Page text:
Telecommunications Leases – are you getting a raw deal?

Telecommunications Leases – are you getting a raw deal?

Have you been approached by a telecommunications carrier that is interested in putting a tower or other structure on your land? Has a carrier’s legal team handed you a bundle of papers, including a draft ‘lease’ or ‘licence’, that sets out the terms of your ‘agreement’ with them?

How do you know if the deal you are being offered is fair?

Telecommunications carriers will often seek to establish sites on commercial, rural or industrial properties, with the goal of improving the coverage of their networks. They often come armed with lease agreements drafted by their lawyers, which do not always offer landowners a ‘fair deal’ in terms of rent, land use and remuneration for legal costs.

At the worst end of the spectrum (excuse the pun!), carriers may appear on your premises unannounced, install equipment in breach of an agreement, or approach negotiations in an aggressive manner – claiming they have all sorts of unquestionable rights under the Telco Act.

Why choose us?

Our experienced team can take the hassle (and stress) out of your negotiations. We review the lease from top to bottom, engage in negotiations on your behalf with the carrier’s representatives, and put forward amendments to the agreement that result in a fairer deal for you. We will also actively consult you throughout the process, and advocate for you about any specific concerns you have about your site and access to it.

We have engaged in many negotiations with major carriers and telecommunications infrastructure operators, and achieved successful commercial outcomes for landowners. These negotiations have led to a fairer agreement between the parties, with a focus on enhancing the landowner’s rights, and balancing the interests of all parties.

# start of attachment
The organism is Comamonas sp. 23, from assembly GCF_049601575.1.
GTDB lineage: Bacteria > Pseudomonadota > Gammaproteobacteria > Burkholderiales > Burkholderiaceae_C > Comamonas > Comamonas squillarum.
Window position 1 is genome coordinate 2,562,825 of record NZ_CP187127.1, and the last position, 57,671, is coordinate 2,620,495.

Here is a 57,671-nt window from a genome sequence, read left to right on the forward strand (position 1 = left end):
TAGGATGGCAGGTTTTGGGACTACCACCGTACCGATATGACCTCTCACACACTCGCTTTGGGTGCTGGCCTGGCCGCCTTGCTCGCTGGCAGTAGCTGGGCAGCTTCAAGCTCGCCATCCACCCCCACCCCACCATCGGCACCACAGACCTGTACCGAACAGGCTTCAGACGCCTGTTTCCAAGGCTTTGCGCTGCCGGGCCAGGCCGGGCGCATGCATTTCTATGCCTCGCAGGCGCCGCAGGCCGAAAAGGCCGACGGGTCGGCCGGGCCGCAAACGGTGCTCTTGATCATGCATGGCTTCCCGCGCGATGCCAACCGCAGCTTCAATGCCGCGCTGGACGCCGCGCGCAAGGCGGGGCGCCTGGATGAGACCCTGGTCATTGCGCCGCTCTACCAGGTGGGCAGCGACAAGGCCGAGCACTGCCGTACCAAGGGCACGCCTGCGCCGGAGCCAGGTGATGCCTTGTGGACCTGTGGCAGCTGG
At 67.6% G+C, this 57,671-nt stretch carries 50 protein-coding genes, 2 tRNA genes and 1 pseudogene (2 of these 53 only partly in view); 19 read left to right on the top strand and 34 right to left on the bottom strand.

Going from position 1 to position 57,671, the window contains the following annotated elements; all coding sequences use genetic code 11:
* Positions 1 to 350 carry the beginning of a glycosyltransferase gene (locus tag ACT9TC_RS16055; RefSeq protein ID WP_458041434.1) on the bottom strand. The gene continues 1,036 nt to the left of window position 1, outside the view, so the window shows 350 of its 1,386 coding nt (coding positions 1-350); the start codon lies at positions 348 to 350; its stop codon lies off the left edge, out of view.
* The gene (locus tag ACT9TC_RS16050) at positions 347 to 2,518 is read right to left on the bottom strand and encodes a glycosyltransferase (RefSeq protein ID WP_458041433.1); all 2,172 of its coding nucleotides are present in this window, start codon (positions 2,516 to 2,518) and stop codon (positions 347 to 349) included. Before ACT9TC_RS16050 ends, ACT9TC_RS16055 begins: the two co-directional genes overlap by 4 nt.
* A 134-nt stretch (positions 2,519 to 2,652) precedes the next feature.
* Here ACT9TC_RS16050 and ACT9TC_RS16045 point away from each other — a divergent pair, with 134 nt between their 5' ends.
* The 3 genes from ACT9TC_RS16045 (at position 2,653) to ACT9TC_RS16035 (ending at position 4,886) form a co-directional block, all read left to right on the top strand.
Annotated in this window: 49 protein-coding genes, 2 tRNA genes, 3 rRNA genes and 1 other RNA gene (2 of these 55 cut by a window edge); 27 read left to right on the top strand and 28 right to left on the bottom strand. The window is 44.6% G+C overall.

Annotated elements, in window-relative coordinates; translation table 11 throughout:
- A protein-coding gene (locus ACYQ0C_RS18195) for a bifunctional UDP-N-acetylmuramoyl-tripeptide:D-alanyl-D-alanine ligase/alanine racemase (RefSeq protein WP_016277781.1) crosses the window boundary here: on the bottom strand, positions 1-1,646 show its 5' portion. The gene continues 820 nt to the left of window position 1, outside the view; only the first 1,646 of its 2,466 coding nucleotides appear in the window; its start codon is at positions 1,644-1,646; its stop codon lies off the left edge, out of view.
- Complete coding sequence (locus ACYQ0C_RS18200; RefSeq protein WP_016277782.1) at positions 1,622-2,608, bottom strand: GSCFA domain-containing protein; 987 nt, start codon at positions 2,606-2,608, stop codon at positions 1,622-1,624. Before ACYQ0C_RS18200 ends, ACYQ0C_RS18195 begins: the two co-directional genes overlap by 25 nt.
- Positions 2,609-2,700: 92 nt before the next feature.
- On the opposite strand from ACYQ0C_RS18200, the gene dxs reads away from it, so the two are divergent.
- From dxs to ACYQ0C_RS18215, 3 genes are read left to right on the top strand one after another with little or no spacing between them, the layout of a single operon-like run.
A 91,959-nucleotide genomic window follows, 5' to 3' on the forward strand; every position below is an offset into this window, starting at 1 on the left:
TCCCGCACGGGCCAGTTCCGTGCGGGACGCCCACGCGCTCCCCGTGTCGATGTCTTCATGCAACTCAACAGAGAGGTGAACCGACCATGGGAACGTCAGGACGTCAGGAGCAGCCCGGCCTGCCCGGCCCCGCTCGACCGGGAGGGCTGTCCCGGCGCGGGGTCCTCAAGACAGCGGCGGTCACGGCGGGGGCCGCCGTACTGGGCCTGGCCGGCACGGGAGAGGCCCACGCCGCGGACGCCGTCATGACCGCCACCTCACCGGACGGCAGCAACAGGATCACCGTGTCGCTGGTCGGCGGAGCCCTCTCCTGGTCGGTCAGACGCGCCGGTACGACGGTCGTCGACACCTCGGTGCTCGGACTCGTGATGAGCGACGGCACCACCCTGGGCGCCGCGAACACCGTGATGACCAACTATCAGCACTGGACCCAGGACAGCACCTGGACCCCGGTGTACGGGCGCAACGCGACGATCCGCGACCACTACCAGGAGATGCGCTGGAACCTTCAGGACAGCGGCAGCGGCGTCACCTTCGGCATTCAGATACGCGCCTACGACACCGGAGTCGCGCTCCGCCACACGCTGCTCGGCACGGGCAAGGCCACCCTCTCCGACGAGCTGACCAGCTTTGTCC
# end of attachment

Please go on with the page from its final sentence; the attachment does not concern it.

Think it through

Telecommunications leases can be complex and the entire agreement can be captured by various documents, (as well as supplemented by government legislation). Below are a few considerations you should keep in mind before you take the step of signing a heads of agreement or lease with a telecommunications carrier:

  • Is the lease legally sound? Does it seem fair? Carriers are bound by the Telecommunications Act (1997) and the Telecommunications Code of Practice. Carriers have an obligation to act fairly and in good faith.
  • Where is the tower (or other structure) going to be located? Will the structure interfere with your day-to-day use of the land? Or is it proposed to be built on a disused part of your property? This is a particularly important consideration for landowners in rural areas that use their land for farming or grazing. Owners of commercial properties need to take into account possible future uses of their land.
  • What rent is the carrier offering for the use of your land? Keep in mind that carriers often expect 24-hour access to your site for maintenance and other works. You want to ensure that the price is fair for the cost of any potential disruption.
  • With rent in mind, is there a fair market rent review mechanism in place?
  • How long will the agreement span? You may find yourself locked in to a lease spanning 20, 50 or 100 years, with the carrier giving itself the absolute right to renew the lease. This can have a significant negative impact on the value of your property.
  • What are your plans for the future? Keeping the length of the lease in mind, how will it affect your future plans? Do you plan to sell the land one day, or leave it to your children? The latter may mean that you are signing your children up to a commercial agreement that may affect how they wish to deal with the land in years to come.
  • What happens if you want out? The right to terminate a lease is one of the most important terms of any lease. Are there fair exit or termination clauses in place for you to fall back on if there is a breach by the carrier, such as non-payment of rent? You will often find that termination clauses are mostly drafted for the carrier’s benefit.
  • How will the site be accessed? Is there a main road or established track for the carrier and its employees to access the site? If not, is it possible to construct a track without interfering with your daily use of the land? Will the carrier be using adjoining land to access the site? Keep in mind that this may cause damage to your property.